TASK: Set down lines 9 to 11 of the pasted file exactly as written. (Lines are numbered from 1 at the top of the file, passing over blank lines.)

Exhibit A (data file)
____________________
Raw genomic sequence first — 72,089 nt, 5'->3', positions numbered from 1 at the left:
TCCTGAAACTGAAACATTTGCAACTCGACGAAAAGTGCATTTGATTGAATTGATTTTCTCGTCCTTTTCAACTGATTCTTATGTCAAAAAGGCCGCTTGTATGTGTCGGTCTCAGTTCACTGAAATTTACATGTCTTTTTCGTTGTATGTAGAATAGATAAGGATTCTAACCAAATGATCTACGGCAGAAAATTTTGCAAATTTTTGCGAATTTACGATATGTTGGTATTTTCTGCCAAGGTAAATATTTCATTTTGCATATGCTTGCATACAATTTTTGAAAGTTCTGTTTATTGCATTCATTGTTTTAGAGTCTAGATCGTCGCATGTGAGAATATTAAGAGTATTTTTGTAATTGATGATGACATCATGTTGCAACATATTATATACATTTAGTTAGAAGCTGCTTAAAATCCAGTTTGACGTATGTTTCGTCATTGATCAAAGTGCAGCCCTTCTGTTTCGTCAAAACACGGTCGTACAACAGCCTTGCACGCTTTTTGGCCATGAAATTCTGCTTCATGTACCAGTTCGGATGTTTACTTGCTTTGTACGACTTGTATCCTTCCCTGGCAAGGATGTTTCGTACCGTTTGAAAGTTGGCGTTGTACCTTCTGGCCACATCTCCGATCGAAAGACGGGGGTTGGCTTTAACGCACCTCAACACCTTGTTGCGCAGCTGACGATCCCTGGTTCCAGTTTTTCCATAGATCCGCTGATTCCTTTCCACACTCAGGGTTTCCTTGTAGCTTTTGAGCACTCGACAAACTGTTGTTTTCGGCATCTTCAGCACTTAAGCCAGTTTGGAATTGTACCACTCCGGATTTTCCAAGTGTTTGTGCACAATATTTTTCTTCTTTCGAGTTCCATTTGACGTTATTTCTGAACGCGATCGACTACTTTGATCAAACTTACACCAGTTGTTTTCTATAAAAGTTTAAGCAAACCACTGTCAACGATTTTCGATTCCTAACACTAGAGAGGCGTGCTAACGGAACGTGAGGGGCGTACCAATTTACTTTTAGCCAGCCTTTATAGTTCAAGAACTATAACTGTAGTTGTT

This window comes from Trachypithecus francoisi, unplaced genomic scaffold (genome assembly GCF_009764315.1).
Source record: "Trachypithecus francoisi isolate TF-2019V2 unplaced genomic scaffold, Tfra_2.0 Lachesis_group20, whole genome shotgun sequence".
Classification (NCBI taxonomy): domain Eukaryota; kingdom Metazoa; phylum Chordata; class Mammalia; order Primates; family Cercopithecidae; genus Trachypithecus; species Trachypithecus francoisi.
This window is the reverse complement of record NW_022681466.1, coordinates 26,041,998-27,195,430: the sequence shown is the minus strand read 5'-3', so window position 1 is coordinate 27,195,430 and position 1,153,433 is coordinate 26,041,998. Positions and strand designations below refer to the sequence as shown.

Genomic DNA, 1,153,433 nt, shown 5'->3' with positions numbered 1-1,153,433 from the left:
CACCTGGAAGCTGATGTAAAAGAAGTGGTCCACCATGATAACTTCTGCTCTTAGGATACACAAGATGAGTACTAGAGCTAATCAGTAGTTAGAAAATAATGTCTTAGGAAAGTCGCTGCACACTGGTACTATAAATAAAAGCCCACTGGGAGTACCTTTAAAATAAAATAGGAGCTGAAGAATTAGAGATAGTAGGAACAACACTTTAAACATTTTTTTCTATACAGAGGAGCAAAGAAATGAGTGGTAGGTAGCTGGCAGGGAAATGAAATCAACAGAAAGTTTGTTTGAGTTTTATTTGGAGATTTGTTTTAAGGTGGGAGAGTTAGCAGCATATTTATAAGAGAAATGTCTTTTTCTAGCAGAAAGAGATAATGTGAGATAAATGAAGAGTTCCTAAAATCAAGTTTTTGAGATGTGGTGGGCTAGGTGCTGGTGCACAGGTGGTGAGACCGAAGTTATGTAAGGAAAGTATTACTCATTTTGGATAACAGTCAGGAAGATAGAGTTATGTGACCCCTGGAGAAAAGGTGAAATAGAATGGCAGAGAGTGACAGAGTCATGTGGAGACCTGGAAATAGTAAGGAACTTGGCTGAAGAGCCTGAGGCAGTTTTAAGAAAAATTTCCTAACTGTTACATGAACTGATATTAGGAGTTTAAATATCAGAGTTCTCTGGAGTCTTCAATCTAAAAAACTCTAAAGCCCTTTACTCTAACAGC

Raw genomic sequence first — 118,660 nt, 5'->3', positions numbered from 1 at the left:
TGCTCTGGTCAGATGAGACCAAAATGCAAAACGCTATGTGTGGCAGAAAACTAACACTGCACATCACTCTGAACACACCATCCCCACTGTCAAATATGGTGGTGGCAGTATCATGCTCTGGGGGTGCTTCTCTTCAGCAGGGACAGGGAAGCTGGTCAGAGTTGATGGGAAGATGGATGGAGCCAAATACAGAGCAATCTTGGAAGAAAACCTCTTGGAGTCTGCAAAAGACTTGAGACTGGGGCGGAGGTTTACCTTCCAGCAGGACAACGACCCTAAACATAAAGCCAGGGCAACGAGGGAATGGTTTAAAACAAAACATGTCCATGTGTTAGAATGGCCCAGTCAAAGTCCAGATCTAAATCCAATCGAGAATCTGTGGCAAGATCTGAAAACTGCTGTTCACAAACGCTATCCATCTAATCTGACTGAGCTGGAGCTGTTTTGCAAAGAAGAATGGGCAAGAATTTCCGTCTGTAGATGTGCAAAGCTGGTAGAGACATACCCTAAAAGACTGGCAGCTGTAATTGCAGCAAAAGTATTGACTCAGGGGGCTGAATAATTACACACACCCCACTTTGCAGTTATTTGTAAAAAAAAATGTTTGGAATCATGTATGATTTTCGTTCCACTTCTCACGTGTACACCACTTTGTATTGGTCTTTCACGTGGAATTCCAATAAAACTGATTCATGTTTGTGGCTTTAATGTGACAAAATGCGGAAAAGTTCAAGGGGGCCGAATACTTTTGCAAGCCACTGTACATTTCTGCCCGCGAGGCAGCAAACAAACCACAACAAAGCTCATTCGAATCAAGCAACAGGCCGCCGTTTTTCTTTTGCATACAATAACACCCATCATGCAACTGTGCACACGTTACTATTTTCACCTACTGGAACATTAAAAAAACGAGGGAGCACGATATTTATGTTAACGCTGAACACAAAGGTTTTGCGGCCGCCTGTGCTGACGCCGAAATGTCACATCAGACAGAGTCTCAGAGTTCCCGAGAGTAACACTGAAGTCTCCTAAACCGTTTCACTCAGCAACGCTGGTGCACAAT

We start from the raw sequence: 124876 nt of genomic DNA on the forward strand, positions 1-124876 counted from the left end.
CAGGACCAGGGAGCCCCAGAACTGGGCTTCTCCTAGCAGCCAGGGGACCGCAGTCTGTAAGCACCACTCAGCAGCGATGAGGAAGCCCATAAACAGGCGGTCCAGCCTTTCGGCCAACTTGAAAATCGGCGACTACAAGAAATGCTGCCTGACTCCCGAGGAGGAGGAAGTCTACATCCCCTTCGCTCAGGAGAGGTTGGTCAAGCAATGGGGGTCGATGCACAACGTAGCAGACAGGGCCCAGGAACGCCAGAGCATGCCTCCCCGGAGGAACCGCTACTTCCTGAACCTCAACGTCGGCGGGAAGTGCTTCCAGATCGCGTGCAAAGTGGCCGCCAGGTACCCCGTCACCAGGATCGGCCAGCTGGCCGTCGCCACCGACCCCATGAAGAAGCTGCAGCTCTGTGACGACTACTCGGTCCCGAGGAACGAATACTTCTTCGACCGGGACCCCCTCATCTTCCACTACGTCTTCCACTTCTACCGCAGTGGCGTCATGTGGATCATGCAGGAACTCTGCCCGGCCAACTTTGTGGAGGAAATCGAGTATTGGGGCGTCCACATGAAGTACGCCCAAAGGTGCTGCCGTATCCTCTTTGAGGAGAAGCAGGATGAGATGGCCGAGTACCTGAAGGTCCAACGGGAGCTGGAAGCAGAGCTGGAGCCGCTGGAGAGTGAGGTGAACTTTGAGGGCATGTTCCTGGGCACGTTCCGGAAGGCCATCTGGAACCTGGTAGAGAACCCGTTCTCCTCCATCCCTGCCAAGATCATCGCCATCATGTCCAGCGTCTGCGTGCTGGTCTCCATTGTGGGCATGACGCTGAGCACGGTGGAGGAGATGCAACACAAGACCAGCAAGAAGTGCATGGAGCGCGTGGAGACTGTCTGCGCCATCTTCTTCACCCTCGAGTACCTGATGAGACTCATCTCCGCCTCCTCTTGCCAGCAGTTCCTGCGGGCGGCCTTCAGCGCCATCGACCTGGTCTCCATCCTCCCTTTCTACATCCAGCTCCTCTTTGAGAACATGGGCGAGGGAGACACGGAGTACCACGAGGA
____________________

Raw genomic sequence first — 118,660 nt, 5'->3', positions numbered from 1 at the left:
TGCTCTGGTCAGATGAGACCAAAATGCAAAACGCTATGTGTGGCAGAAAACTAACACTGCACATCACTCTGAACACACCATCCCCACTGTCAAATATGGTGGTGGCAGTATCATGCTCTGGGGGTGCTTCTCTTCAGCAGGGACAGGGAAGCTGGTCAGAGTTGATGGGAAGATGGATGGAGCCAAATACAGAGCAATCTTGGAAGAAAACCTCTTGGAGTCTGCAAAAGACTTGAGACTGGGGCGGAGGTTTACCTTCCAGCAGGACAACGACCCTAAACATAAAGCCAGGGCAACGAGGGAATGGTTTAAAACAAAACATGTCCATGTGTTAGAATGGCCCAGTCAAAGTCCAGATCTAAATCCAATCGAGAATCTGTGGCAAGATCTGAAAACTGCTGTTCACAAACGCTATCCATCTAATCTGACTGAGCTGGAGCTGTTTTGCAAAGAAGAATGGGCAAGAATTTCCGTCTGTAGATGTGCAAAGCTGGTAGAGACATACCCTAAAAGACTGGCAGCTGTAATTGCAGCAAAAGTATTGACTCAGGGGGCTGAATAATTACACACACCCCACTTTGCAGTTATTTGTAAAAAAAAATGTTTGGAATCATGTATGATTTTCGTTCCACTTCTCACGTGTACACCACTTTGTATTGGTCTTTCACGTGGAATTCCAATAAAACTGATTCATGTTTGTGGCTTTAATGTGACAAAATGCGGAAAAGTTCAAGGGGGCCGAATACTTTTGCAAGCCACTGTACATTTCTGCCCGCGAGGCAGCAAACAAACCACAACAAAGCTCATTCGAATCAAGCAACAGGCCGCCGTTTTTCTTTTGCATACAATAACACCCATCATGCAACTGTGCACACGTTACTATTTTCACCTACTGGAACATTAAAAAAACGAGGGAGCACGATATTTATGTTAACGCTGAACACAAAGGTTTTGCGGCCGCCTGTGCTGACGCCGAAATGTCACATCAGACAGAGTCTCAGAGTTCCCGAGAGTAACACTGAAGTCTCCTAAACCGTTTCACTCAGCAACGCTGGTGCACAAT

We start from the raw sequence: 124876 nt of genomic DNA on the forward strand, positions 1-124876 counted from the left end.